6 Things You Had No Idea Could Save You During a Blackout
It is very hard to imagine everyday life without electricity, and while power outages don’t happen very often, they could happen at any given time. It could be a natural disaster, an overload, or even human error that leaves you without electricity for hours, if not days. Some people might never experience a prolonged blackout, but it could happen even today. So, you should always be prepared to face this troubling situation.
Bright Side would like you to be prepared in the case an emergency like this happens, and you need to keep the main functions in your life up and running.
1. Fill your bathtub with water
If you are expecting a strong thunderstorm or a blackout has just happened, it’s best to fill your bathtub. Your municipal water might stop flowing, and if you don’t have stored water, things will get pretty hard. That’s why filling up your tub is important, since it will give you enough water to flush the toilet, wash your hands, and even drink from it. Remember that the same water that flows through the kitchen sink, flows through the bathtub as well.
2. Bring your solar lights inside
If you don’t have solar lights on your exterior, maybe you should get a few and leave them exposed to sunlight. This means that in the case of a blackout, you can bring these lights inside and have them provide you with light for many hours. The level of the lighting may be low, but it will be there for hours on end, and then you can take them out again in the morning. Remember that you only need them during the night, so even 8 hours is more than enough.
3. Keep your car’s gas tank full
Now, this can be useful only in cases when you are expecting really bad weather and a blackout is bound to happen. Just make sure to fill up your gas tank, since gas stations need electricity in order to operate. This way, you will have the energy to charge your phone and any other devices if needed. However, you shouldn’t leave your car running in a garage while charging your devices, since this might cause carbon monoxide poisoning.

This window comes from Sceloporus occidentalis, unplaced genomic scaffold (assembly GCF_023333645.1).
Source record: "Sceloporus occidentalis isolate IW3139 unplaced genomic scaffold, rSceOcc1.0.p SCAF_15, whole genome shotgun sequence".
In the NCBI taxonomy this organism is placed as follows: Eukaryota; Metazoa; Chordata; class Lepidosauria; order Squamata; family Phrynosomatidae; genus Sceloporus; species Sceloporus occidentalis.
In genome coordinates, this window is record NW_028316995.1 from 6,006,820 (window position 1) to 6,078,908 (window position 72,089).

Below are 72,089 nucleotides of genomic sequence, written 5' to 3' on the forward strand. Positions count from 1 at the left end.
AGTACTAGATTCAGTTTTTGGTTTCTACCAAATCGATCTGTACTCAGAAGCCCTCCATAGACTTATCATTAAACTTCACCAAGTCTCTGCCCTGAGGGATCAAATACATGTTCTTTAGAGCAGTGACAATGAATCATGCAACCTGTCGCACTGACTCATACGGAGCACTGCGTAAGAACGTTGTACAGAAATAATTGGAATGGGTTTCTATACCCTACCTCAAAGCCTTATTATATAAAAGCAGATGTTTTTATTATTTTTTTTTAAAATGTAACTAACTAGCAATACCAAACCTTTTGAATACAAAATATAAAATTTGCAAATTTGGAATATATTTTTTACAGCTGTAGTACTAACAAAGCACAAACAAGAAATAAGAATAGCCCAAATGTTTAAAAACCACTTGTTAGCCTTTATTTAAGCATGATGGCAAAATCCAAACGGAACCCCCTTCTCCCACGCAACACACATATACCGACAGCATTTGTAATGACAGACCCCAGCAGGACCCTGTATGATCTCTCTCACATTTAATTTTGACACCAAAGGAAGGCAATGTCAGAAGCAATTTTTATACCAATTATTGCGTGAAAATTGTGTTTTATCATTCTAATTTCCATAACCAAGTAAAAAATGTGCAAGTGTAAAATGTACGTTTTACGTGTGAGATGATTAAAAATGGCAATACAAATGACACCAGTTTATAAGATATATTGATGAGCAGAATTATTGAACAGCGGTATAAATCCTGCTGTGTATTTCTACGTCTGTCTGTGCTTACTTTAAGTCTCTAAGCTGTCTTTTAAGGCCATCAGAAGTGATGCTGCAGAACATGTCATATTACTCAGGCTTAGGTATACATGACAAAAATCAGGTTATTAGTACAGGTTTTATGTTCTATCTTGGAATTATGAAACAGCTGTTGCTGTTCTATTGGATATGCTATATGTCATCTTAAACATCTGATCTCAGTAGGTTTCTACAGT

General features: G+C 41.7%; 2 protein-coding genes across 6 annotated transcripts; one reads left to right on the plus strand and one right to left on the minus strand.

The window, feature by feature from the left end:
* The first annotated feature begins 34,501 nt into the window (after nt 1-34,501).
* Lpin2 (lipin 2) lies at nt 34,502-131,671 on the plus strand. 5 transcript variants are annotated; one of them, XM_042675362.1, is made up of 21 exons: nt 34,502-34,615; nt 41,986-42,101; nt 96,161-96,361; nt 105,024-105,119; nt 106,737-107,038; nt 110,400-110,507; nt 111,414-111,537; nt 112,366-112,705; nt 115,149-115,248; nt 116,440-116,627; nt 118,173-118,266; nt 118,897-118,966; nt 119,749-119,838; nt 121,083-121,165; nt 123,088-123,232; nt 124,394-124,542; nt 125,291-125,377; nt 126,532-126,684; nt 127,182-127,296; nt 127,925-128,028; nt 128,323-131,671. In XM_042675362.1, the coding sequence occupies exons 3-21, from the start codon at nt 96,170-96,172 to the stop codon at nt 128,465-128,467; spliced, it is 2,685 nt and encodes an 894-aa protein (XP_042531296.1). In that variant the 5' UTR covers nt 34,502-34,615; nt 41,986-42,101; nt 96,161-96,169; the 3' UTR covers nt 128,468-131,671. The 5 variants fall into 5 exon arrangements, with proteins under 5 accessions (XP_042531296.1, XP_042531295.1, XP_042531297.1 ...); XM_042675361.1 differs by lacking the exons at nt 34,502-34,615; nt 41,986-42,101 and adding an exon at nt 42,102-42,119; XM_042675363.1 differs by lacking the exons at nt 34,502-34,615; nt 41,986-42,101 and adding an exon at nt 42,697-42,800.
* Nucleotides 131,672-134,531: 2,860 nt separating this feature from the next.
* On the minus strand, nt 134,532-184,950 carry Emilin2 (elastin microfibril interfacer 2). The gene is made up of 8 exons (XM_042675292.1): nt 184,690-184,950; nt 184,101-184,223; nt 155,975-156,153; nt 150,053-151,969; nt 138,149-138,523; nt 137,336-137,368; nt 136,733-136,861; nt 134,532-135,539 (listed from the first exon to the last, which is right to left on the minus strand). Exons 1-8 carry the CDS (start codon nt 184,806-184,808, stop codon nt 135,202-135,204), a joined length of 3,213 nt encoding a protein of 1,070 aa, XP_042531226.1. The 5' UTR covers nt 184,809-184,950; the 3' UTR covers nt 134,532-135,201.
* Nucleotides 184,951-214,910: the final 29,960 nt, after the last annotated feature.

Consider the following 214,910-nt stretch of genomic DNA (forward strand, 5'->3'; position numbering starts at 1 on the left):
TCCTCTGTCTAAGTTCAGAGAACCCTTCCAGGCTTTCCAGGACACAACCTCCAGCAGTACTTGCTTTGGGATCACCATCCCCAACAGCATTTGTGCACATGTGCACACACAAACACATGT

4. Choose one room to sit in
During the cold months of the year, staying warm during a blackout is one of your first and main concerns. You should choose a room that has few or no windows on the south side so that you can enjoy the maximum amount of heat during the day. Cover all the windows with blankets or any other cloth you have during the night to keep the heat inside. Stay close to the person or people you are with and cuddle with your pets if you have any.
5. Keep the fridge and freezer closed and fill the latter with ice packs
It’s important to open the fridge and freezer only if necessary and only a few times per day, so you should better know what you are taking out to minimize the time it stays open. Keep in mind that a fridge can keep food cold for a few hours and a full freezer can maintain its temperature for up to 48 hours. You can also throw a few ice packs in the freezer as an extra precautionary measure. If it’s winter, you can store your food outside if an outage lasts a lot longer than a few hours.
6. Buy a couple of portable propane heaters
Propane heaters are a great way to heat up your house when you don’t have electricity. However, you should make sure that the one you have is suitable for indoor use and that there isn’t any leak that could spread all over your home. The safest way would be to light up the heater outside and once you make sure that there is no leak, you can transfer it inside.
What not to do during a blackout
- Lighting candles: This might be the most common solution, but it can actually turn out to be very dangerous since they can tip over and cause fires. The light they offer is also very low, so you’re better off using a lantern.
- Keeping devices plugged in: During a thunderstorm, you never know when and how strong the electricity will be when it comes back. An electrical surge or thunder can destroy all your devices if they are still plugged in.
- Running a generator in your garage: This might be the most deadly thing you can do since a generator releases too much carbon monoxide. Its effects are slow but dangerous.
- Using a really old flashlight: The batteries that keep your flashlight running can get damaged after a long period of sitting in the device. So, if you try to use it years later, you will see that it will be useless. That’s why it’s important to either check it every once in a while or keep it without the batteries inside.
- Ignoring traffic signs: You may be panicked, and see that the traffic lights don’t work. However, this shouldn’t be an excuse to cross intersections without checking. Remember to check the traffic signs and stop at every intersection before you cross it.
Have you ever experienced a prolonged blackout, and if so, what did you during that time?